Tuesday, October 3rd, 2017

Jason Derulo – If I’m Lucky

It’s October, so it must be time for SPOOKY JASON DERULO…


[Video][Website]
[5.71]

Edward Okulicz: This moves and does have the funk, but it has to do a lot of work after the weird mixing of Derulo’s voice on the verses, like he’s a disembodied head, or a ghost. Hmm, this does have the word “graveyard” in its lyrics, and Halloween is coming up, but those parts seem a little hammy, even for Derulo, who usually excels at overacting.
[6]

Joshua Copperman: Jason Derulo found his niche by being weird, but this song is weird only in how bitter and sad it is. Even by 2017 standards, the “happy place” lines sound morbid — this girl’s tainted where he would otherwise mentally escape. That’s nothing compared to the chorus, which takes the whole “we’ll meet again in the next life” concept and distilled it until the line is “flipside of the graveyard.” What the song needs is an “I Took a Pill in Ibiza”-style remix that wrings the emotion out; as much as I love Mattman and Robin’s production normally, there are so many strange things going on that I wish the flat production complemented the lyrics.
[6]

Scott Mildenhall: The compelling thing about Jason Derulo is that things almost only ever work out for him in fantasy. When he’s not making funny noises about women’s bodies, his lyrics often don’t commit to success or even reality. There’s always that catch of modality: “if” and “would” and “could,” with often slim-to-no chance of resolution, and that only makes him feel more strongly. He is a master of longing, and yet again he’s found a new angle — existentially escalating and reinventing his wish to be taken to the other side in the vain hope of fulfilment. The conflict is audible and all-pervasive. The refusal to go hard on his delivery of the title makes room for a strong sense of bittersweet resignation, but is it resignation? Slightly more comfortable than self-flagellating with his selfishness, can Jason Derulo ever really give up?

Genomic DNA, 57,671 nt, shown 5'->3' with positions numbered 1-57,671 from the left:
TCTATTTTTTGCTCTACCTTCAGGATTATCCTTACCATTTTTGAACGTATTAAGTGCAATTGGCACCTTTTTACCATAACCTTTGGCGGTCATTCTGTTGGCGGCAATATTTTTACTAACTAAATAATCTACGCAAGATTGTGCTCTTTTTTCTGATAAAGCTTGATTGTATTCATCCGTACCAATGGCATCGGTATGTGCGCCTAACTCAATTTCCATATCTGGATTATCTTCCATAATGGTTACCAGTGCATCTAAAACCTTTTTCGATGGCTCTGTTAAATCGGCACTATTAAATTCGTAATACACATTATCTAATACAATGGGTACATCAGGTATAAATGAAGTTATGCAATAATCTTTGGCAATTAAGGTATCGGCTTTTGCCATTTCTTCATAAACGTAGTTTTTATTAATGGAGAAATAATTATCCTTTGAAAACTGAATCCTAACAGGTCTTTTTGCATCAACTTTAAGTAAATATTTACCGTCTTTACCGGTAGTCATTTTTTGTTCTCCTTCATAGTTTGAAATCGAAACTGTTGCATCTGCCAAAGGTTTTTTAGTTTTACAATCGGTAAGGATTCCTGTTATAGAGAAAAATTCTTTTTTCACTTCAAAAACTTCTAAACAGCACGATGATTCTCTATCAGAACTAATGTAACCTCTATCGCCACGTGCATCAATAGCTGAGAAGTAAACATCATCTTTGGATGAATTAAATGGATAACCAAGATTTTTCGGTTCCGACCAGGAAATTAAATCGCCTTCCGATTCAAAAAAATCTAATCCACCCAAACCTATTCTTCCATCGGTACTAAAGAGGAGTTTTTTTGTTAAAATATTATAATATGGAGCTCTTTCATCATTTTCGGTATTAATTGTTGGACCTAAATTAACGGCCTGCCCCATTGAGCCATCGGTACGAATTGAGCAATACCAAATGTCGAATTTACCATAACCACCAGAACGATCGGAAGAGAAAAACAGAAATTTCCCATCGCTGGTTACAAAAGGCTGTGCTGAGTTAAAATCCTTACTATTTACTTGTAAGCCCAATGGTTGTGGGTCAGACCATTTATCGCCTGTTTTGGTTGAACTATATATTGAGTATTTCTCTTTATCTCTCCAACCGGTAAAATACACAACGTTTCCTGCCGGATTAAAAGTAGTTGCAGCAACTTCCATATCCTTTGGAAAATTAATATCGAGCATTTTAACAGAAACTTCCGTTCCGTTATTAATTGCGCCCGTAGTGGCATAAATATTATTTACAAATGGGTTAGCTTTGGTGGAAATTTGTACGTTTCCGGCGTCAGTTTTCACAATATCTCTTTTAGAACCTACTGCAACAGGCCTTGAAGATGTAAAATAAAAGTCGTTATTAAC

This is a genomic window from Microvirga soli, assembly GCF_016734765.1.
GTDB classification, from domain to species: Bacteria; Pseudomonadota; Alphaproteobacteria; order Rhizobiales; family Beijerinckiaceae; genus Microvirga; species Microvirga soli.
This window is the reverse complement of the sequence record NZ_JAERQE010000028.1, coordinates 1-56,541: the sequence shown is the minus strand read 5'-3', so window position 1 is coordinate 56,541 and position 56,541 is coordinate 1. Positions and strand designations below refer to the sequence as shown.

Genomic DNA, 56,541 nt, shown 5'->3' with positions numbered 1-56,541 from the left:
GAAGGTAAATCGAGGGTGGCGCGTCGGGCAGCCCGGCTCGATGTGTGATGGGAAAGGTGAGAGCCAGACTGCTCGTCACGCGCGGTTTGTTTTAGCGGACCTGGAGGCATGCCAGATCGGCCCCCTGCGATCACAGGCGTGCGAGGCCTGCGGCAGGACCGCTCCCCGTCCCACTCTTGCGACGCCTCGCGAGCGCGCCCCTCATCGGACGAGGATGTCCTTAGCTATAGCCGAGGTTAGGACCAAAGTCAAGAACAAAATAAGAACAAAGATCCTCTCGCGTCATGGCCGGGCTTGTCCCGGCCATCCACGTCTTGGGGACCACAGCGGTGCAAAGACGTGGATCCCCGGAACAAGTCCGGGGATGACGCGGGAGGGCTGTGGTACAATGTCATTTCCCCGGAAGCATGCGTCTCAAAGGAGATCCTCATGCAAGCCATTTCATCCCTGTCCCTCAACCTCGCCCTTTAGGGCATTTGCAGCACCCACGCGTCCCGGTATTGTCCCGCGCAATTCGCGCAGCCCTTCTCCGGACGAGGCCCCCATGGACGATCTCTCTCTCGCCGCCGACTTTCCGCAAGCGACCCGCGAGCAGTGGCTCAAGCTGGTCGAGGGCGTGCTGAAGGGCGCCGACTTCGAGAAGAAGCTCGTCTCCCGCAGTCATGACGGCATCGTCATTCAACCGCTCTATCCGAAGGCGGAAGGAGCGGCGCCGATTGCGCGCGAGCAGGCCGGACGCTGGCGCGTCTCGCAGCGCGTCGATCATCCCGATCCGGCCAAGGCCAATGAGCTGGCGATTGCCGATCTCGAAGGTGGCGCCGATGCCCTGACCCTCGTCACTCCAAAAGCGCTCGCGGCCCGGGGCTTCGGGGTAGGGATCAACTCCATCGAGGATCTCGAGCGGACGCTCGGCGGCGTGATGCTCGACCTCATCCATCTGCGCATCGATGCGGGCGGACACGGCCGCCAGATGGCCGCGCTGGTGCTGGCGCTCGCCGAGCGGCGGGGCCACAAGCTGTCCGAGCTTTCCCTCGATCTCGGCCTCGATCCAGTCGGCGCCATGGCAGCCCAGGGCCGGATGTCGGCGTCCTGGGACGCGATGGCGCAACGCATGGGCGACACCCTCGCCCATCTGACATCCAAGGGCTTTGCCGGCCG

[8]

Ashley John: The immense confidence required to posit that a man will haunt me in death after fucking it up in this life is a whole new layer of sad boy heartbreak. Considering most Jason Derulo singles released after 2010 get Swalla-ed by the void, it’s not an empty threat.  
[3]

Jonathan Bradley: As we drift away from peak-trop house, the dancehall intimations of “If I’m Lucky” are a welcome detour for the pop landscape. That they are only intimations might be because the producers, Mattman and Robin, are a Swedish duo, not Caribbean. Derulo’s vocal draws from Latin sources, however: a rather familiar touchstone after the summer of “Despacito.” His is also a rather wan effort at insinuative romance, with none of the purpose or clarity of sharper efforts like “Want to Want Me” or “Cheyenne.”
[4]

Alfred Soto: Hungry for a hit, Jason Derulo excises guest verses and returns to simple electrofunk — simplistic if I’m feeling sinister, for “If I’m lucky I need ya” is another one of his wtf hooks. I wouldn’t mind hearing it on the radio, but “Cheyenne” and “Want to Want Me” it ain’t.
[6]

Tim de Reuse: Derulo sounds confidently eerie at times, whispering and jabbing and making allusions to the afterlife. When he’s acting like the story he’s telling is a campfire ghost story, he’s suspenseful and engaging; when he’s not, he’s just whatever.
[7]

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